Clinical use of stored electrogram (EGM) configurations currently used in ICDs is limited. The hypothesis that EGMs recorded from electrodes on the ICD surface may improve diagnostic capabilities of the device was tested in the present study. The Buttons on Active Can Emulator (BACE), an ICD-sized device containing four button electrodes, was temporarily placed into a subcutaneous or submuscular left pectoral pocket in 16 patients during ICD implantation. Simultaneous recordings were obtained from the ECG lead II, bipolar EGMs using BACE electrodes, and a bipolar atrial EGM during sinus rhythm (SR), ventricular pacing (VP) at cycle lengths of 500 and 400 ms, and VT. Visible P waves were present in all patients during SR (n = 15), in 5 (33%) of 15 patients during VP, and none of the patients during VT (n = 4) using BACE EGMs and lead II. P and QRS amplitudes and the P:QRS ratio during SR in BACE EGMs were significantly lower than those in lead II. BACE EGMs showed prominent changes in QRS morphology and duration during VP and VT compared to SR, and the magnitude of QRS prolongation during VP was similar to that in lead II. Measurements of PR, QRS, and QT duration during SR showed good agreement between BACE EGMs and lead II. In conclusion, EGMs recorded from electrodes embedded on the ICD housing may potentially improve visual discrimination between supraventricular and ventricular arrhythmias. They also may be useful as a surrogate of the ECG for analysis and monitoring of different components of P-QRS-T complex.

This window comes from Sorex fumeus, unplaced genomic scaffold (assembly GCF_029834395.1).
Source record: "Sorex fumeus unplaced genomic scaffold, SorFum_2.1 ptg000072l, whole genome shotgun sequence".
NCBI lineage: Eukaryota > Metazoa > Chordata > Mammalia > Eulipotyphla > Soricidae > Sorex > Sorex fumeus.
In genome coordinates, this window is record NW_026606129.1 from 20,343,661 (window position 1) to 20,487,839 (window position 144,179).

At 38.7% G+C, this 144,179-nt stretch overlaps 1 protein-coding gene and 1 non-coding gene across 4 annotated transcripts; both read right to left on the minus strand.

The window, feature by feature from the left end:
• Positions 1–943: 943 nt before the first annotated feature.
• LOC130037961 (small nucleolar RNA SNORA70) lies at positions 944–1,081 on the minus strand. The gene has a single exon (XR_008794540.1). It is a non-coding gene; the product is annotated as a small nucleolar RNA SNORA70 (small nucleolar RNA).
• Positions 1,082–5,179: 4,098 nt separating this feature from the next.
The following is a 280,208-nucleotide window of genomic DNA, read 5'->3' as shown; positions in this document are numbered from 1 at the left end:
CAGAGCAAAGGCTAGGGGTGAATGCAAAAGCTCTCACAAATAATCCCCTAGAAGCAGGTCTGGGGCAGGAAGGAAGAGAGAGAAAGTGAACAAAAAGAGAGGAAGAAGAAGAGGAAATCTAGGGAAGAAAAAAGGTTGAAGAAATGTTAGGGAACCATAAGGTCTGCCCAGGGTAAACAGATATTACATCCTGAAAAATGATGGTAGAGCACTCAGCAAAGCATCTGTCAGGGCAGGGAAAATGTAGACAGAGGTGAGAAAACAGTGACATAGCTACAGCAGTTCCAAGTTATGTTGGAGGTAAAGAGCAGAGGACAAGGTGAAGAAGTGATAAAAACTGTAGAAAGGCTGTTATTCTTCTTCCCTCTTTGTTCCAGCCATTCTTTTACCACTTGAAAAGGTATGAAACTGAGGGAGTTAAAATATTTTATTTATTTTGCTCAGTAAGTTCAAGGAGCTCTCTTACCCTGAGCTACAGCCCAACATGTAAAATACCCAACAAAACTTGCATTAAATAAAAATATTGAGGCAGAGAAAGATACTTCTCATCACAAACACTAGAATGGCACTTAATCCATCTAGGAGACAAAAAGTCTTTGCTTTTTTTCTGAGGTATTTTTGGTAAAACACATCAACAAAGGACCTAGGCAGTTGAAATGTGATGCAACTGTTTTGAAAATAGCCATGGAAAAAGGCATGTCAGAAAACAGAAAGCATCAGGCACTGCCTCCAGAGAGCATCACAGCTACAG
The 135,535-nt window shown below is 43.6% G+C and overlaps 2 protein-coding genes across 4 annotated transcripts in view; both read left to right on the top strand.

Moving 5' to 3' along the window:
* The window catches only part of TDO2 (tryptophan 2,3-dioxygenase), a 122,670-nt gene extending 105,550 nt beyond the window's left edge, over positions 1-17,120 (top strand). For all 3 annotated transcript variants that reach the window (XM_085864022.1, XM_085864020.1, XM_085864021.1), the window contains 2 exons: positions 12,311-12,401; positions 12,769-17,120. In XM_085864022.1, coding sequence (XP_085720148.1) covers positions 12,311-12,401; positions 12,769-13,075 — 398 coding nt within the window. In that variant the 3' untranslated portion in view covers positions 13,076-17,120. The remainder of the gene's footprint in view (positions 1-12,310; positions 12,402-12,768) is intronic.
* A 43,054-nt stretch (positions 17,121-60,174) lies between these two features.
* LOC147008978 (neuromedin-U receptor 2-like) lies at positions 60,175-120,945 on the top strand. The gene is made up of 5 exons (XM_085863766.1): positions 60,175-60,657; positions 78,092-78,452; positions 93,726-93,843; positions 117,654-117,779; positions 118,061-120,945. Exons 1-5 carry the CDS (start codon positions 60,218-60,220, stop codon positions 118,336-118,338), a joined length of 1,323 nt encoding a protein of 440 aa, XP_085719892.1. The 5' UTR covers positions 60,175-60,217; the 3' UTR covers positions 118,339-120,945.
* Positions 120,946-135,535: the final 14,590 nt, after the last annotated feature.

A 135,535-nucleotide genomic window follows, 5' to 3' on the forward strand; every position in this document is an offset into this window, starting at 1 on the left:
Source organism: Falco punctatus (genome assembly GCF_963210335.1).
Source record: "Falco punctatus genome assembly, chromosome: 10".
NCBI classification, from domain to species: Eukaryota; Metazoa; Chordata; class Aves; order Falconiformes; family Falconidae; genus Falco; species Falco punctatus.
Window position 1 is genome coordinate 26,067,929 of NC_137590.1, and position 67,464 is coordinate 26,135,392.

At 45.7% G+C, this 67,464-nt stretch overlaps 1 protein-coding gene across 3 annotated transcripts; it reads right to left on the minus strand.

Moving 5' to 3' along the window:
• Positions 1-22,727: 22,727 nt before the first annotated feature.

- Implantable cardioverter defibrillator
- Stored electrograms
ASJC Scopus subject areas
- Cardiology and Cardiovascular Medicine